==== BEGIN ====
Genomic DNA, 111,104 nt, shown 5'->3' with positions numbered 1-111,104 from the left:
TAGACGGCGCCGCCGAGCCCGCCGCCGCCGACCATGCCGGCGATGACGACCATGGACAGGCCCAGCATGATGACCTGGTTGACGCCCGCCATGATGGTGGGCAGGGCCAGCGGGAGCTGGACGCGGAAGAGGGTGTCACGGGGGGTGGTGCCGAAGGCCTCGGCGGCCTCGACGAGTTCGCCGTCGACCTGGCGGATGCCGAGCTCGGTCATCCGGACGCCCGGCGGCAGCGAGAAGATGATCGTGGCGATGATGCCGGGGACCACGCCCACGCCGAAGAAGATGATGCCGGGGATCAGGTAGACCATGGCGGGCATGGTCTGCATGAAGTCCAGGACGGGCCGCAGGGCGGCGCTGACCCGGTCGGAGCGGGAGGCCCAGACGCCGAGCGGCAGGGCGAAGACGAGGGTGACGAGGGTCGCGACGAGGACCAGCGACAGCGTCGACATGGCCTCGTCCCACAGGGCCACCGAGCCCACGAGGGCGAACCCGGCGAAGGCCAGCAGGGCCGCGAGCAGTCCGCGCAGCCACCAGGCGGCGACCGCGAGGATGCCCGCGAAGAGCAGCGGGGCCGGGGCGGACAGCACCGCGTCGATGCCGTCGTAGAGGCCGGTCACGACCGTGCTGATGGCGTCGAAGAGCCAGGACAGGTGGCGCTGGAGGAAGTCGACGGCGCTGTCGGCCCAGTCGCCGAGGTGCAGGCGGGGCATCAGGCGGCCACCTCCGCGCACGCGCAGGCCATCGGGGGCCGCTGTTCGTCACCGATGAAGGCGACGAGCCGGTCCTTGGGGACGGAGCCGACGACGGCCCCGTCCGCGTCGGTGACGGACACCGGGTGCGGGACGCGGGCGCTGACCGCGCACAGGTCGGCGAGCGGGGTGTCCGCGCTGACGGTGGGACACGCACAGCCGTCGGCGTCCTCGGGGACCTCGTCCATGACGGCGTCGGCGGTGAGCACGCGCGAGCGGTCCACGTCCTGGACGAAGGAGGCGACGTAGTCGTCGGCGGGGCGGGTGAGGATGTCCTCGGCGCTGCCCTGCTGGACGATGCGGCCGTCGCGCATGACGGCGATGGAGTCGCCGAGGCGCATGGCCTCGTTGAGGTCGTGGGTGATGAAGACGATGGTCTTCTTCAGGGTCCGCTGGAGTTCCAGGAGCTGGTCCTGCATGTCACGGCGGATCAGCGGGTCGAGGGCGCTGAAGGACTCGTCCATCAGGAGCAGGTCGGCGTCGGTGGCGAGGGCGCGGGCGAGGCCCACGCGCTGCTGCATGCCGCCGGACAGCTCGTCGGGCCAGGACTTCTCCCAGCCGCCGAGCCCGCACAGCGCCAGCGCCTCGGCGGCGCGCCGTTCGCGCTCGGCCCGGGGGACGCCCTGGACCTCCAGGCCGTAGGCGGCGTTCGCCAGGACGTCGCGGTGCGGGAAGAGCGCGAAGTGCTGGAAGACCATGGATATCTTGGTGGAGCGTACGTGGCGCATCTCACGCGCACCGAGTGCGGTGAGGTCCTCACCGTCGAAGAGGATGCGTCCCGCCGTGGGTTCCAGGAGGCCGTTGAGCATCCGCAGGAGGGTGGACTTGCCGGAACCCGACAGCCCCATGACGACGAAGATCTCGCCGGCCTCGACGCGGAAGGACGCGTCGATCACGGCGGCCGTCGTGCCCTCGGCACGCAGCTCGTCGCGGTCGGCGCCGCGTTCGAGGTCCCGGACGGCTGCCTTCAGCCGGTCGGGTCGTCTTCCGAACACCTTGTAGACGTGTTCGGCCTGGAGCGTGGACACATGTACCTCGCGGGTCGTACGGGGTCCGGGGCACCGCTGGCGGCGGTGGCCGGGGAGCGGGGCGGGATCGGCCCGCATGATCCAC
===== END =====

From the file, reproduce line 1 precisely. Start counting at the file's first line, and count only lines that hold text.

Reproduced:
Genomic DNA, 111,104 nt, shown 5'->3' with positions numbered 1-111,104 from the left: